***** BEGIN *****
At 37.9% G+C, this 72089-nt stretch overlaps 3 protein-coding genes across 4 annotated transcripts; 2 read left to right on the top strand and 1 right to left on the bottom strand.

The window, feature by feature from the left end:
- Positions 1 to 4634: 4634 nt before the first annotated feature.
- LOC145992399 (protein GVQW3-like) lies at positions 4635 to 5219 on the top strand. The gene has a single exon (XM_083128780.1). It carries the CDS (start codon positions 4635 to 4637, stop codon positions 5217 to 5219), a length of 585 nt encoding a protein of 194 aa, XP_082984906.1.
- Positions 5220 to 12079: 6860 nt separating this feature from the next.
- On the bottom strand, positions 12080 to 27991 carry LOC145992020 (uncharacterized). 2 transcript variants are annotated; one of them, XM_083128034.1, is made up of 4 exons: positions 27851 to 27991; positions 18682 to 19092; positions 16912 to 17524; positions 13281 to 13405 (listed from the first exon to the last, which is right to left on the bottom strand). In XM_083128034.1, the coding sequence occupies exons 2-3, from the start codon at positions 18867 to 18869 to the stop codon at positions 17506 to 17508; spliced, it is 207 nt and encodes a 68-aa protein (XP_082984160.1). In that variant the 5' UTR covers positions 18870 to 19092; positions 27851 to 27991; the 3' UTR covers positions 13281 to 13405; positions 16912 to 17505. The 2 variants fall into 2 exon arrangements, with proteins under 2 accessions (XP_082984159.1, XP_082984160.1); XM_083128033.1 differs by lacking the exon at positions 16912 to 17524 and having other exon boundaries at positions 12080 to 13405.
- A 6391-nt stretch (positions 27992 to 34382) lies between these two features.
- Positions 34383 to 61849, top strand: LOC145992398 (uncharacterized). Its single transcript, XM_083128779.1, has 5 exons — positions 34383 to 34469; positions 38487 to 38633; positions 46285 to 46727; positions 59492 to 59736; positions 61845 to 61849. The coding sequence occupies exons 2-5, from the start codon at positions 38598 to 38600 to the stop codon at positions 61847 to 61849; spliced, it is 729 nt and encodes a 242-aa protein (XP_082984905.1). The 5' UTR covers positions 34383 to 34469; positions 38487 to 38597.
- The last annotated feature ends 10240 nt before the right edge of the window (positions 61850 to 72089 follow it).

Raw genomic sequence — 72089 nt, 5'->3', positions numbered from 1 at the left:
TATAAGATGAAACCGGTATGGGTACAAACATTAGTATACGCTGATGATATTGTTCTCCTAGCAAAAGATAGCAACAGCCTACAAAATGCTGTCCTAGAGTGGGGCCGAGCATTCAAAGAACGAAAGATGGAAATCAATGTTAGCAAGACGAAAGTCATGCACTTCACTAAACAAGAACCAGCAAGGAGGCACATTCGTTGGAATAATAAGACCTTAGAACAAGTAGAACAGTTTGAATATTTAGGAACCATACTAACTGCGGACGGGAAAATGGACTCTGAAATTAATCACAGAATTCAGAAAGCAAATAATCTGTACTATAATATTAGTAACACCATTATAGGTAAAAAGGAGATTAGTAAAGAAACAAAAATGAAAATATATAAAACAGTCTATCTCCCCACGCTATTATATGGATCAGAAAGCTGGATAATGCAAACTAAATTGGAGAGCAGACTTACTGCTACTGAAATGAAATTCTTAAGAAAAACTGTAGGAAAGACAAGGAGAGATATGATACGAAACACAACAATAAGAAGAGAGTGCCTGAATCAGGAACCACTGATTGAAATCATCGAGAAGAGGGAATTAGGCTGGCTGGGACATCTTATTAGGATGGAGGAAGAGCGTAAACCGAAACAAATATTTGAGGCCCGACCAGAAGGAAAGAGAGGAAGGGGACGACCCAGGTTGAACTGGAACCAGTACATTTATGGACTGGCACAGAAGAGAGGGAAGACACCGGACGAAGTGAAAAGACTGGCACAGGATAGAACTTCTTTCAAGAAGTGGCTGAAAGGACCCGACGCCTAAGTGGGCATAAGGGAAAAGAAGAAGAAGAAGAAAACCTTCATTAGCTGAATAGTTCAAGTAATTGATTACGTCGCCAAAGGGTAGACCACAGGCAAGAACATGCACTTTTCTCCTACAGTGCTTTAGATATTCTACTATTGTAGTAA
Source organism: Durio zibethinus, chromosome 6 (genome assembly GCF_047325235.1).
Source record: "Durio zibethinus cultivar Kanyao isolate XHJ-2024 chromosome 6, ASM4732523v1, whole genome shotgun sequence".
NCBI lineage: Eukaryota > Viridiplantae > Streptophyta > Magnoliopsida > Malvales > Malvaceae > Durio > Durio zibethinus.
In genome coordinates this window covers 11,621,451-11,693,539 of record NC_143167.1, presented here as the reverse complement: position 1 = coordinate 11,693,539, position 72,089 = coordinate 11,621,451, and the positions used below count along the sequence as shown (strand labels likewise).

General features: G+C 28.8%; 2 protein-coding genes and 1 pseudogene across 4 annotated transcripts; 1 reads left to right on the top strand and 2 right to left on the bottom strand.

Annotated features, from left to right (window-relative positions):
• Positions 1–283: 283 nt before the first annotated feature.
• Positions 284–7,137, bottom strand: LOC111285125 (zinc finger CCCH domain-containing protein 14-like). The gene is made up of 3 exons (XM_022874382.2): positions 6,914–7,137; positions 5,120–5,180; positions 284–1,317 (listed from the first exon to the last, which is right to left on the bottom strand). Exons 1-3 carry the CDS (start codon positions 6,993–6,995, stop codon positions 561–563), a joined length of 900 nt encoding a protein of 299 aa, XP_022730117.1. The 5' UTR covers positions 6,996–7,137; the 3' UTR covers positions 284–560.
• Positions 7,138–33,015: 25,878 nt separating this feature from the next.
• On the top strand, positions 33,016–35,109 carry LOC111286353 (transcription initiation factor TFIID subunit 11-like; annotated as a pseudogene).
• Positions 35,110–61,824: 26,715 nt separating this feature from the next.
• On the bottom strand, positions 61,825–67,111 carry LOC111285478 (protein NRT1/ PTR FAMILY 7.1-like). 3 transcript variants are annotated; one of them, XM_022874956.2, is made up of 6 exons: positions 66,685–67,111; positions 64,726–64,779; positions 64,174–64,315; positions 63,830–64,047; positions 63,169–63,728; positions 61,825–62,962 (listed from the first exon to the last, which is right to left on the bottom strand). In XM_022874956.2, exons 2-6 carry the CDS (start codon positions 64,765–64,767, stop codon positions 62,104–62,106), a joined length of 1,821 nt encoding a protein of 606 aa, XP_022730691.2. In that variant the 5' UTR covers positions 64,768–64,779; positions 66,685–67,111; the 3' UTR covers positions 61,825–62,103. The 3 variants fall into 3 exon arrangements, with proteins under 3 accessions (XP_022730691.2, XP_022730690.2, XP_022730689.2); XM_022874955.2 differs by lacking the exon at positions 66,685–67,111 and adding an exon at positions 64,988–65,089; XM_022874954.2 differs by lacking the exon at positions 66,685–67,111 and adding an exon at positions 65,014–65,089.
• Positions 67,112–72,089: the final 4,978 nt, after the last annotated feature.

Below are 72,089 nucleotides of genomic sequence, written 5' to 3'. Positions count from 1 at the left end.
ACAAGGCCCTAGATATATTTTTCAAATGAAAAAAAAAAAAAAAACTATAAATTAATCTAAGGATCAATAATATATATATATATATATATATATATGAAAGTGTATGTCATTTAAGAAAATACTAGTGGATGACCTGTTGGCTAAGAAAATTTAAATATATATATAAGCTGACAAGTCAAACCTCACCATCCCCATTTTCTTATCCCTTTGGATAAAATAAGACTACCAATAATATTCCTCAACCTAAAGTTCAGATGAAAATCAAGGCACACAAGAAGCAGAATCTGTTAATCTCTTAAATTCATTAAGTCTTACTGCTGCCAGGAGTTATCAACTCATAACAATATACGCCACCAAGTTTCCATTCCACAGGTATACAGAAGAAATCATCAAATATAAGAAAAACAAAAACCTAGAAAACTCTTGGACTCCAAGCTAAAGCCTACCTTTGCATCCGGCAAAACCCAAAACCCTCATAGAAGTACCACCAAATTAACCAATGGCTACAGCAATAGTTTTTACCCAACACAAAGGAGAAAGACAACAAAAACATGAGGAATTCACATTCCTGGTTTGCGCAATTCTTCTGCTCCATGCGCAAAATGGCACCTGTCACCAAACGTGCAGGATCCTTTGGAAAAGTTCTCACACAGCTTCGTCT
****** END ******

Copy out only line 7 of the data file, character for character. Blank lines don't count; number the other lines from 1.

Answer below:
- A 6391-nt stretch (positions 27992 to 34382) lies between these two features.